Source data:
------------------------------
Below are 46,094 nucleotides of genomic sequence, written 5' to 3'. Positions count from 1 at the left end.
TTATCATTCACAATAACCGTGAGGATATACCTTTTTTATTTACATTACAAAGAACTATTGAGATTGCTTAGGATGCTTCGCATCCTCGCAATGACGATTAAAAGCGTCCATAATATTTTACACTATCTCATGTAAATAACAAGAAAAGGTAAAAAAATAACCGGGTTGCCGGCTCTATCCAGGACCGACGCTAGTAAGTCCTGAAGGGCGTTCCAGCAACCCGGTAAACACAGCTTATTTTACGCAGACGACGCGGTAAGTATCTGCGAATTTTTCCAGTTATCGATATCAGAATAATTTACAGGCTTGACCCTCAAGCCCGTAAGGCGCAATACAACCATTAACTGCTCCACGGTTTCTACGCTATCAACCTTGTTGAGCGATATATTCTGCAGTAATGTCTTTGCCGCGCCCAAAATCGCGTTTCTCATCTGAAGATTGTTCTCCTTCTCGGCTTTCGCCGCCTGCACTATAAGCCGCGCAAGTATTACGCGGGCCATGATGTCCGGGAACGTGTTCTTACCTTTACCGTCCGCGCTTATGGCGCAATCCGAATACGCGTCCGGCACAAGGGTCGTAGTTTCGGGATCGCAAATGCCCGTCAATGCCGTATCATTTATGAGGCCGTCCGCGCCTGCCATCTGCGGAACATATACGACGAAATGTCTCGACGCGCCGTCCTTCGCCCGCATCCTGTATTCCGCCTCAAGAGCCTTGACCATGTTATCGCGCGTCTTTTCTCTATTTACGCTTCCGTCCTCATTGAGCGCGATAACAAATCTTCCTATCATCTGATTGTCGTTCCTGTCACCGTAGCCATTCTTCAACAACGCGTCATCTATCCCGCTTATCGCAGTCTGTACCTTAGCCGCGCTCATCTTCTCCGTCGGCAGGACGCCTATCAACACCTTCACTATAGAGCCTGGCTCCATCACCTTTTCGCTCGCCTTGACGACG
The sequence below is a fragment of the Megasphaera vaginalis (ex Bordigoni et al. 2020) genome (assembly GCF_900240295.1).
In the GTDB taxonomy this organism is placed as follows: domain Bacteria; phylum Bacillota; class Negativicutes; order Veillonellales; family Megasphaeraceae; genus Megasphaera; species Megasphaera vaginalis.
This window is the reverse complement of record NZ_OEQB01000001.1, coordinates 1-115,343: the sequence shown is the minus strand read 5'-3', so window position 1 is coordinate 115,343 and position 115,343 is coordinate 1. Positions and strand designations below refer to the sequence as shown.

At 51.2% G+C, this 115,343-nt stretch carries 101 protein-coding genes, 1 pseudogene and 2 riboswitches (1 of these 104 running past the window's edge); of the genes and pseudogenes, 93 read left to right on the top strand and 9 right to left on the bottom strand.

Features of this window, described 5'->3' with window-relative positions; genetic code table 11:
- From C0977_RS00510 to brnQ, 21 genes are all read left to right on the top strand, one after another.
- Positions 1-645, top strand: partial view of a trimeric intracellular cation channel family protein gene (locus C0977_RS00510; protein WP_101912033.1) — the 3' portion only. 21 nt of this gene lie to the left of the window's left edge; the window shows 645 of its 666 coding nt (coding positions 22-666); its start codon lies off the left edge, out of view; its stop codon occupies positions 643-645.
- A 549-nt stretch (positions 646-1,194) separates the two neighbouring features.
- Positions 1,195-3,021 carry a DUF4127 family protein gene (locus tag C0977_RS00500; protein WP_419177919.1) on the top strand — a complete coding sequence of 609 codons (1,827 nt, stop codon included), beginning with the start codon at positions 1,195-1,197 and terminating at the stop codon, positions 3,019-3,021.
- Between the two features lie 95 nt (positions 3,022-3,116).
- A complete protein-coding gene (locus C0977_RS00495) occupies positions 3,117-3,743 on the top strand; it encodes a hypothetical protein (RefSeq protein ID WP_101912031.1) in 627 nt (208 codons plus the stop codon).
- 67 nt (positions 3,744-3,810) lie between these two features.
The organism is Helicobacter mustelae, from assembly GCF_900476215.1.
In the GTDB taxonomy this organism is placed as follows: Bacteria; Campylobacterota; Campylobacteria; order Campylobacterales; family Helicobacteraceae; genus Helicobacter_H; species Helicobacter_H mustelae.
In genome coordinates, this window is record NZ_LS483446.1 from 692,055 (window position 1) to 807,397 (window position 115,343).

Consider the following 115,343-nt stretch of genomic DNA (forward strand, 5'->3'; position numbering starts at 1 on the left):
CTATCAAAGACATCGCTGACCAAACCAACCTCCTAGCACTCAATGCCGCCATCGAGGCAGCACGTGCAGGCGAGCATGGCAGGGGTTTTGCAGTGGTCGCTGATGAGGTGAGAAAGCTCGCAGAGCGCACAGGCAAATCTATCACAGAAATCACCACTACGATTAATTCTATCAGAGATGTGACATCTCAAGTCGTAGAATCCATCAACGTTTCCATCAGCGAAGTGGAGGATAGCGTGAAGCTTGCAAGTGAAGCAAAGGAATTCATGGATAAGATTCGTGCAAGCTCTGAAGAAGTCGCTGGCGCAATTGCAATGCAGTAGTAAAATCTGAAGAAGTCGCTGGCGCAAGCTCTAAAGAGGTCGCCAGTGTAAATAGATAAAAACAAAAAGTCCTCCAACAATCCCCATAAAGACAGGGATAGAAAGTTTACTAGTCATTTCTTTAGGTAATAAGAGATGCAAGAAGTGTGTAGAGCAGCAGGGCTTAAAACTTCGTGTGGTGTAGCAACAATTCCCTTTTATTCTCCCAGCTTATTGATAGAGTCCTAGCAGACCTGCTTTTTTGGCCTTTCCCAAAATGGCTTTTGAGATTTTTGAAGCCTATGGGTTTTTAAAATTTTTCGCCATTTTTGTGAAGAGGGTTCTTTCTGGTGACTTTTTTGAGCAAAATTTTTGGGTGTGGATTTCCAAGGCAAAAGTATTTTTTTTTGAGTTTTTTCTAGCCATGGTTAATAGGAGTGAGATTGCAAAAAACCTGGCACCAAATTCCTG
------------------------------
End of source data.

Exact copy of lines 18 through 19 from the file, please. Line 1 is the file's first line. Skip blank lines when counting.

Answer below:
Consider the following 115,343-nt stretch of genomic DNA (forward strand, 5'->3'; position numbering starts at 1 on the left):
CTATCAAAGACATCGCTGACCAAACCAACCTCCTAGCACTCAATGCCGCCATCGAGGCAGCACGTGCAGGCGAGCATGGCAGGGGTTTTGCAGTGGTCGCTGATGAGGTGAGAAAGCTCGCAGAGCGCACAGGCAAATCTATCACAGAAATCACCACTACGATTAATTCTATCAGAGATGTGACATCTCAAGTCGTAGAATCCATCAACGTTTCCATCAGCGAAGTGGAGGATAGCGTGAAGCTTGCAAGTGAAGCAAAGGAATTCATGGATAAGATTCGTGCAAGCTCTGAAGAAGTCGCTGGCGCAATTGCAATGCAGTAGTAAAATCTGAAGAAGTCGCTGGCGCAAGCTCTAAAGAGGTCGCCAGTGTAAATAGATAAAAACAAAAAGTCCTCCAACAATCCCCATAAAGACAGGGATAGAAAGTTTACTAGTCATTTCTTTAGGTAATAAGAGATGCAAGAAGTGTGTAGAGCAGCAGGGCTTAAAACTTCGTGTGGTGTAGCAACAATTCCCTTTTATTCTCCCAGCTTATTGATAGAGTCCTAGCAGACCTGCTTTTTTGGCCTTTCCCAAAATGGCTTTTGAGATTTTTGAAGCCTATGGGTTTTTAAAATTTTTCGCCATTTTTGTGAAGAGGGTTCTTTCTGGTGACTTTTTTGAGCAAAATTTTTGGGTGTGGATTTCCAAGGCAAAAGTATTTTTTTTTGAGTTTTTTCTAGCCATGGTTAATAGGAGTGAGATTGCAAAAAACCTGGCACCAAATTCCTG